Tree shelters heralded as essential by English rewilding project

A 3.5-acre site in Somerset is being restored back to natural habitat, with the man responsible trumpeting the benefits of a simple but effective protective design. 

Chris D’Agorne is the founder of the website How To Rewild, which offers a large selection of guides and research-backed advice on tree planting, land acquisition, and more. Currently focusing on-the-ground efforts at a site in southern England, more than 800 native species of vegetation have been reintroduced to the area, much of which would have proven impossible had it not been for the equipment used. 


Nodding to the high population of deer in the region, which poses a direct threat to small saplings and shrubs, D’Agorne cited Tubex Standard Recycling Tree Shelters – small green tubes that surround young plants and trees – as essential in the process. Not only does the design help safeguard against animals, it also offers some guarantees against extreme weather conditions.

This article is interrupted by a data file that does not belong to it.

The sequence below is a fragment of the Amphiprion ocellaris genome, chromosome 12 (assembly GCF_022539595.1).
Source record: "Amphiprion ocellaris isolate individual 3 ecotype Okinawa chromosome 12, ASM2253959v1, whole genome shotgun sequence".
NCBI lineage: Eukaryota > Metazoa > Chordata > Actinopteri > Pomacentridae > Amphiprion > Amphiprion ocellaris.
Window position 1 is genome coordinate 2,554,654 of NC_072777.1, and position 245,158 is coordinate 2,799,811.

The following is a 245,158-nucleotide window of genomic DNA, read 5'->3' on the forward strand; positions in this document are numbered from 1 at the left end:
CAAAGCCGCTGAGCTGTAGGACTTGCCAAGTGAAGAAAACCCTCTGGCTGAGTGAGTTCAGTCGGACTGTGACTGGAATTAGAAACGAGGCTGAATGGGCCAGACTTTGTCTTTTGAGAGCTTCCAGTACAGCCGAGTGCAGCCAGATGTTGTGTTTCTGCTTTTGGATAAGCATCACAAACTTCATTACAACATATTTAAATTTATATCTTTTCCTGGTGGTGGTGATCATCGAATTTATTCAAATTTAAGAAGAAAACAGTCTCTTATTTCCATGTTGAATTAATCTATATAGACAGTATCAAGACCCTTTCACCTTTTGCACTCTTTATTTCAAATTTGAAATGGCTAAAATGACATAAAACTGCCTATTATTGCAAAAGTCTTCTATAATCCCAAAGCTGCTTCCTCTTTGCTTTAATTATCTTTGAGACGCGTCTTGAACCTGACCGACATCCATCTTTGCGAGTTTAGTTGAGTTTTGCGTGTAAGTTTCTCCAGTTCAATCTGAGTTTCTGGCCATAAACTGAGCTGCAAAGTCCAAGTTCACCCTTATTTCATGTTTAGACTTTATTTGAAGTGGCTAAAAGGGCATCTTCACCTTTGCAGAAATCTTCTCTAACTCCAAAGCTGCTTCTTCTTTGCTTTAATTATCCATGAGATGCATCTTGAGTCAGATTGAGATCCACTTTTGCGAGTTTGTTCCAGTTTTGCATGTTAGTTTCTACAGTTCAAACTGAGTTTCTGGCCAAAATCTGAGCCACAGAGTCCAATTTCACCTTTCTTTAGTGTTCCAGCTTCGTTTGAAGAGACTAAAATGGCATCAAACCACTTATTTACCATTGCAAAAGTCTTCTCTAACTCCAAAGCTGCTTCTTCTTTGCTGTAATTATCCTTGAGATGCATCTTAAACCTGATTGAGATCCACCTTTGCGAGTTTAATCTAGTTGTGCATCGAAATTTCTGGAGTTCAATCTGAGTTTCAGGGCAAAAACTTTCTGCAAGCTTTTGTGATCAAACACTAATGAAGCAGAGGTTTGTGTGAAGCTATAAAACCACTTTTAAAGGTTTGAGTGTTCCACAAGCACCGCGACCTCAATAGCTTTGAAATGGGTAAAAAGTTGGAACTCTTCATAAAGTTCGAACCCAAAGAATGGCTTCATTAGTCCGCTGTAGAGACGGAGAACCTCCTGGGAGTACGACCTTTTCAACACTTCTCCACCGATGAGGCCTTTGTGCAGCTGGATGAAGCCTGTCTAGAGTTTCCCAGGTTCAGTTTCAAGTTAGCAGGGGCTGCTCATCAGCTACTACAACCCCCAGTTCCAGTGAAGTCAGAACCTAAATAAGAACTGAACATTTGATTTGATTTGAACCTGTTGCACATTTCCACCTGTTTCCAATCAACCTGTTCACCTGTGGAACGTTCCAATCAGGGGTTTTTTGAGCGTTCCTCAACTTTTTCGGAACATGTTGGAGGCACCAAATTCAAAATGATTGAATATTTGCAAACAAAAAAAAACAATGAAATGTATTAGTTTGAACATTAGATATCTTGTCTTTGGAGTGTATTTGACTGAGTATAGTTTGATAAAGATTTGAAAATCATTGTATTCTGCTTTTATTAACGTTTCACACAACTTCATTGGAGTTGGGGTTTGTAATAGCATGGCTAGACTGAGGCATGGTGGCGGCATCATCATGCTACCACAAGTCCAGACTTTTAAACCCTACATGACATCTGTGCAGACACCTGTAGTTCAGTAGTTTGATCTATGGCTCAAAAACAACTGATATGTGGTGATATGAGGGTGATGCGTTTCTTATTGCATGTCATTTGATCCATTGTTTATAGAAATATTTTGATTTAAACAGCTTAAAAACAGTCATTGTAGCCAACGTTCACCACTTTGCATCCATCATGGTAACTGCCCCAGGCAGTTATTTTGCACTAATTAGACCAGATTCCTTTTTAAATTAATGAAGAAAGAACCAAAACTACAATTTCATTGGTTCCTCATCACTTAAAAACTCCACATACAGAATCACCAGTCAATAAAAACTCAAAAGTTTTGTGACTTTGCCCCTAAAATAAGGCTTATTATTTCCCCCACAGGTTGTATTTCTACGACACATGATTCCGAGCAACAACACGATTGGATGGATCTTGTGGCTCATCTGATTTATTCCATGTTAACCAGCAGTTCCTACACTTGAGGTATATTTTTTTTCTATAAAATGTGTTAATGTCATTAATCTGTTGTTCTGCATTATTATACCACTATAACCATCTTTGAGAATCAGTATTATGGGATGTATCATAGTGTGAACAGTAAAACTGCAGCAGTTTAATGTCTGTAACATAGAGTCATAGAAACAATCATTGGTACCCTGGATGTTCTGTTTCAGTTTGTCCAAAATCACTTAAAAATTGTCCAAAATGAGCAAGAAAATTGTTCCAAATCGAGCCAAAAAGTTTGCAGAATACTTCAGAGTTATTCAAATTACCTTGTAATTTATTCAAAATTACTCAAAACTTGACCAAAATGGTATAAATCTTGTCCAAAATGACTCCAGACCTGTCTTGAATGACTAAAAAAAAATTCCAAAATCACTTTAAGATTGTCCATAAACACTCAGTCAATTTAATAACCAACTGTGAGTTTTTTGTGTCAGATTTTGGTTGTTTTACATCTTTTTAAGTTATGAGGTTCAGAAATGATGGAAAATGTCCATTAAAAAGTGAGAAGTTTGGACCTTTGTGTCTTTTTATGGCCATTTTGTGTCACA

‘I considered natural alternatives to tree shelters such as thorny nurseries and brash cover but at scale these just weren’t practical to implement. Knowing that I was going to use them, I wanted shelters that were resilient so I could have certainty that they’d still be there years later – but I also wanted the least environmentally impactful option and that’s why, after conducting some research, I chose Tubex,’ said D’Agorne. 

‘I was also surprised at a couple of things; first, to see that we had something like a 90 to 95% survival rate despite the late planting time. Second, how well the shelters stood up to the elements – after Storm Arwen hit, we only had a few shelters that were slightly bent, which was a huge relief,’ he continued. 

Earlier this year, the Association of Directors of Environment, Economy, Planning & Transport (ADEPT) and the Rees Jeffreys Road Fund published The Value of Trees Toolkit to help guide organisations on the best approaches to greening, rewilding, and installing green infrastructure. You can read about this on our sister site, Air Quality News


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